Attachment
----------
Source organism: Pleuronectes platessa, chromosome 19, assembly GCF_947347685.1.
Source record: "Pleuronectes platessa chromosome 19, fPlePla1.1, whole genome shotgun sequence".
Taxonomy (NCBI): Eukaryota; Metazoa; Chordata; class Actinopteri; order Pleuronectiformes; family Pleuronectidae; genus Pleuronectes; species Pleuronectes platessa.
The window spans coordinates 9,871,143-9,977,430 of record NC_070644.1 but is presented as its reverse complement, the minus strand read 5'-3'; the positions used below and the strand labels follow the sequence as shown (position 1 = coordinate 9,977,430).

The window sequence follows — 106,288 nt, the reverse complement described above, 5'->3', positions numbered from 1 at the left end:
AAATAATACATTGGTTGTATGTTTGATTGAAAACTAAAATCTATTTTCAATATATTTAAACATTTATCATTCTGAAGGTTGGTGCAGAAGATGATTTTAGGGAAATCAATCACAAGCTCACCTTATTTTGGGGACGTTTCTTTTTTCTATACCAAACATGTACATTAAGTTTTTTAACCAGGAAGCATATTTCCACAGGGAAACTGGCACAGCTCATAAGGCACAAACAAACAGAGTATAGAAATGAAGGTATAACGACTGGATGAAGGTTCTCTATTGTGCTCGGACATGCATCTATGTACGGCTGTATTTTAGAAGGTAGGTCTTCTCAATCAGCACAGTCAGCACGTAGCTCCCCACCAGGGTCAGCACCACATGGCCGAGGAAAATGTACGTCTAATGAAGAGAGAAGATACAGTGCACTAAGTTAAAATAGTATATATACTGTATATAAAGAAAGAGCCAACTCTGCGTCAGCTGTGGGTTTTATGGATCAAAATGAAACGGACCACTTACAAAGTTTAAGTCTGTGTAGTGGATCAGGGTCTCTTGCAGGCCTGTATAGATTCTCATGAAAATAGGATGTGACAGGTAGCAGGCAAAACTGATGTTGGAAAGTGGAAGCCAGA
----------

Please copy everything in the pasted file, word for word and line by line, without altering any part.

Source organism: Pleuronectes platessa, chromosome 19, assembly GCF_947347685.1.
Source record: "Pleuronectes platessa chromosome 19, fPlePla1.1, whole genome shotgun sequence".
Taxonomy (NCBI): Eukaryota; Metazoa; Chordata; class Actinopteri; order Pleuronectiformes; family Pleuronectidae; genus Pleuronectes; species Pleuronectes platessa.
The window spans coordinates 9,871,143-9,977,430 of record NC_070644.1 but is presented as its reverse complement, the minus strand read 5'-3'; the positions used below and the strand labels follow the sequence as shown (position 1 = coordinate 9,977,430).

The window sequence follows — 106,288 nt, the reverse complement described above, 5'->3', positions numbered from 1 at the left end:
AAATAATACATTGGTTGTATGTTTGATTGAAAACTAAAATCTATTTTCAATATATTTAAACATTTATCATTCTGAAGGTTGGTGCAGAAGATGATTTTAGGGAAATCAATCACAAGCTCACCTTATTTTGGGGACGTTTCTTTTTTCTATACCAAACATGTACATTAAGTTTTTTAACCAGGAAGCATATTTCCACAGGGAAACTGGCACAGCTCATAAGGCACAAACAAACAGAGTATAGAAATGAAGGTATAACGACTGGATGAAGGTTCTCTATTGTGCTCGGACATGCATCTATGTACGGCTGTATTTTAGAAGGTAGGTCTTCTCAATCAGCACAGTCAGCACGTAGCTCCCCACCAGGGTCAGCACCACATGGCCGAGGAAAATGTACGTCTAATGAAGAGAGAAGATACAGTGCACTAAGTTAAAATAGTATATATACTGTATATAAAGAAAGAGCCAACTCTGCGTCAGCTGTGGGTTTTATGGATCAAAATGAAACGGACCACTTACAAAGTTTAAGTCTGTGTAGTGGATCAGGGTCTCTTGCAGGCCTGTATAGATTCTCATGAAAATAGGATGTGACAGGTAGCAGGCAAAACTGATGTTGGAAAGTGGAAGCCAGA